Low battery indicators with LED

Posted on Apr 3, 2012

For a transistor to conduct, it requires a voltage of about 0.6 between its base and emitter. This voltage is applied from the wiper of the 47K pot. Now if the pot is at minimum, this voltage is across the 22K, so the 47K will have about 1.28v across it - or 1.88 across the pair. Add the 3V9 from the zener: this will require a battery voltage of 5.78v to just turn on the first transistor. Above 5.78 the right hand transistor is turned on, the left hand is therefore off and the LED is also off. Below 5.78v the LED will therefore come on.

Low battery indicators with LED
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Low battery indicators with LED - image 1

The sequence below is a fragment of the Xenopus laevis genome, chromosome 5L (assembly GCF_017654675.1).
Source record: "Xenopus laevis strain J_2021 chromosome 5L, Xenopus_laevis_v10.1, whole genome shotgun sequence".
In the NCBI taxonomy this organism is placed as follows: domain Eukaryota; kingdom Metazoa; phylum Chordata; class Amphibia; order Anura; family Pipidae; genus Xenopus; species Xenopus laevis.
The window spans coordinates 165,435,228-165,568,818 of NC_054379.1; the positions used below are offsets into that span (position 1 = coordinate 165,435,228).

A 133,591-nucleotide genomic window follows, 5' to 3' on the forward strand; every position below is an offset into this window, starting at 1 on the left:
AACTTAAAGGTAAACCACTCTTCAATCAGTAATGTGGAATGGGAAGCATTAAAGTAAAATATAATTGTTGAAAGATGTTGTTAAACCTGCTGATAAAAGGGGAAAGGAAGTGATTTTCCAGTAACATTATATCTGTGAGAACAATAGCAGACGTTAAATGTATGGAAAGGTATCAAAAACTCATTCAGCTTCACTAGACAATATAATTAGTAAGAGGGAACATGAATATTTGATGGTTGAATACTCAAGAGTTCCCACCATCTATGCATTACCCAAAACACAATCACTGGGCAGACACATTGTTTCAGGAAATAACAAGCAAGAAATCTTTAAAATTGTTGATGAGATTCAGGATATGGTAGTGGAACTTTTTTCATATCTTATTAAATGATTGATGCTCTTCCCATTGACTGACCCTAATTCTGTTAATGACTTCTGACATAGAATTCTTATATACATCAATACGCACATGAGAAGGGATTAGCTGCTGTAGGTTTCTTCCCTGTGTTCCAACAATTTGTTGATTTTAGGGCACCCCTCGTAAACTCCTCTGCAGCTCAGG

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A green LED has around 2.0v on it when it is illuminated. This value varies a bit with different manufacturers, but is usually pretty well matched within any batch. Add the base emitter voltage and you need 2.6v on the base of right transistor (i.e. across the 3K3) to turn on the transistor. 2.6v across 3K3 needs 9.1 across the supply rail. The two transistors form a current source. R2 conducts via Zd and supplies base current to Tr2. Tr2's collector current flows through R1 developing a voltage which turns Tr1 on. As Tr1 starts to conduct it pinches current that would otherwise turn Tr2 harder on, so the circuit balances at the correct current to just develop 0.6v across R1. So the current is 0.6/R1. You chose R1 for the correct discharge currrent. Remember that to discharge a 9v battery at 100mA, Tr2 will dissipate 9 x 0.1, or 900 milliwatts. Choose a suitable transistor with a suitable heatsink! The current through R2 is defined by the battery voltage less the zener voltage so as the battery discharges, there will eventually come a voltage where the battery has fallen to the zener voltage (plus 0.6v across Tr2's base-emitter. The circuit is now completely off and the battery is discharged to the end level. Below this threshold voltage the transistor is off and the RED LED is on. Above this voltage the red LED is off. The threshold can be altered by altering the three resistors.

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